California Fair Pay to Play Act and College Athlete Marketing Blog Blog

Friday, 04 Oct, 2019

Under the law, college athletes in California could not be prohibited from earning money from outside sources for things like endorsements or autograph signings. College athletes put in a lot of hours practicing and playing for their universities, but they don't get to share in the billions of dollars made each year off of their hard work.

The college athlete debate, which has heated up in the last couple of years, is gaining steam.

Under the bill, college athletes could also sign agents and cannot be removed from a team if they receive money.

Engelbert sympathizes with both sides of this issue, however, she believes "the jury is still out on whether this is the right move".

To Engelbert, this issue is largely "about a fan base, especially a student fan base", emphasizing smaller Division I school's reliance on these loyal fans.

Introduced by state Senators Nancy Skinner (D-Berkeley) and Steven Bradford (D-Gardena), Senate Bill 206, otherwise known as the "Fair Pay to Play Act", changes decades of restrictions on student athletes and businesses in the state of California. Football, the most visible college sport, is very demanding, whereas getting an education builds a better future.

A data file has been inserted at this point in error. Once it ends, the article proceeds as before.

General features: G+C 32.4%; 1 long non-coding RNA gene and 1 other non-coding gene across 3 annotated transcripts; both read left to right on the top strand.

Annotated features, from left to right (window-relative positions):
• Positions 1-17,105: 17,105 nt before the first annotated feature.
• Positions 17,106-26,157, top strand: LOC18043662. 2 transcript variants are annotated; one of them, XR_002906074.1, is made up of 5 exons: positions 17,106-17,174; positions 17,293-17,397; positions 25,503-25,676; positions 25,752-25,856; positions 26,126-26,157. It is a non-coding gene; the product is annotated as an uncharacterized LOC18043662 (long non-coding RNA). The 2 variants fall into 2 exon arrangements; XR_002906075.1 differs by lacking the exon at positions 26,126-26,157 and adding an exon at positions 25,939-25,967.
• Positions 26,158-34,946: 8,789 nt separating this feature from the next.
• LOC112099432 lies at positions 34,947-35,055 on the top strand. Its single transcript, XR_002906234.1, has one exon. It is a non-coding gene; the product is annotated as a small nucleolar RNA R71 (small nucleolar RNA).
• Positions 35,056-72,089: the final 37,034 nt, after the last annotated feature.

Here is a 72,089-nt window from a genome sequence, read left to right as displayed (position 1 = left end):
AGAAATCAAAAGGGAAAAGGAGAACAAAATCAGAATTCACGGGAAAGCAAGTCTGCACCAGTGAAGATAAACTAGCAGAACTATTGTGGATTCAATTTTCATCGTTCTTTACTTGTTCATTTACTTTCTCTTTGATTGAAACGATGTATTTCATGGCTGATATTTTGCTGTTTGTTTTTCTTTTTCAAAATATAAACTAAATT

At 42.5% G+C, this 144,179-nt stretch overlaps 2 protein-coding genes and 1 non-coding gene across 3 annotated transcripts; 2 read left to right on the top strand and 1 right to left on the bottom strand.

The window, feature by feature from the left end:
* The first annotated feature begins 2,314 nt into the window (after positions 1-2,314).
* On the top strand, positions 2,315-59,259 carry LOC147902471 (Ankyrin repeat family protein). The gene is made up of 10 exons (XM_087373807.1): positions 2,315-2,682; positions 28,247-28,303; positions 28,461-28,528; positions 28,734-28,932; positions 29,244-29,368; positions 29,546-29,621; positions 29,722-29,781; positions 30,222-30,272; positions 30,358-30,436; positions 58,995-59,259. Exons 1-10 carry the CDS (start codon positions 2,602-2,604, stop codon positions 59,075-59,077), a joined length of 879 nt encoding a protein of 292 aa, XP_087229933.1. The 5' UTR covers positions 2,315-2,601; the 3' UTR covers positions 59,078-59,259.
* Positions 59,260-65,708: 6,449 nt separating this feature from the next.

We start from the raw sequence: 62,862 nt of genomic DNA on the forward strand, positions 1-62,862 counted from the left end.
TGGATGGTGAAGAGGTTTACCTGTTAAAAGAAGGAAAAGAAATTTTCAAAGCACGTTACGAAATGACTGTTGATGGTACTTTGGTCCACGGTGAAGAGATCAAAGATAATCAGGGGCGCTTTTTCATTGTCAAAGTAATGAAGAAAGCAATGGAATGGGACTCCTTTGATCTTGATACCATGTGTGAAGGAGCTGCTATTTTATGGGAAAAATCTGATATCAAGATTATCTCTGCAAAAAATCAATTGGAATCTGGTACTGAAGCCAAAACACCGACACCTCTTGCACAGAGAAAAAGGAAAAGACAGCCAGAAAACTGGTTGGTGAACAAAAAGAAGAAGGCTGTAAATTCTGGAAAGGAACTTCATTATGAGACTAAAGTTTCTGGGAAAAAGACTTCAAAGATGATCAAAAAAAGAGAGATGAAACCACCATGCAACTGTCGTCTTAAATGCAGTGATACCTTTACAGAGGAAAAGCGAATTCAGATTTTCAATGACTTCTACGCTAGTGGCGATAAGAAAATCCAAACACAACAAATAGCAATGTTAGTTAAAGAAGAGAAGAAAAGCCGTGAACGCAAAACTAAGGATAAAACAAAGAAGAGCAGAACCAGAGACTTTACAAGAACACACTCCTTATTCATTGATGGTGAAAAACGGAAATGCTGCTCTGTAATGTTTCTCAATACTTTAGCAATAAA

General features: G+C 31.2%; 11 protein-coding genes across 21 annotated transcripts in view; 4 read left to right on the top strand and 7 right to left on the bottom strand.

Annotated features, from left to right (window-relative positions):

In order to play in NCAA-sanctioned games, players must abide by the organization's handbook, which restricts almost all forms of payment, outlines academic standards that must be maintained as well as a number of other rules to "ensure student success". Florida, Washington, and Colorado are also in talks of proposing legislation, and several federal lawmakers and presidential candidates announcing their support as well. The bill would prohibit the revocation of a student's scholarship as a result of earning compensation or obtaining legal representation as authorized under these provisions.

Rep. Anthony Gonzalez is a former NFL receiver for the Indianapolis Colts who played college football at Ohio State.

"This measure is about equity and fairness to our college athletes, who have essentially been used to generate massive profits for their schools, without receiving a dollar in return", Welch said in a press release. "But at the same time you're using them to draw money for your own good", said one Cleveland State University student who is divided on the matter. However, if other states follow suit and adopt this law, then athletes would be less likely to take the gamble of leaving college and going pro if they were being paid to play in college. It alleviates the pressure of having a 10 figure salary as a 20-year-old.

Some experts, however, said caveats built into the new law to protect California college team endorsement deals from conflicts with individual sponsorships minimize the potential for NCAA athletes, men and women alike, to market themselves.

Sweeney says that after graduating he wanted to maintain his privacy, but there were a number of businesses that asked him to come out and endorse their product. Newsom may be banking on the scale and popularity of California universities to keep the NCAA from taking such an action. "I don't necessarily take it to heart".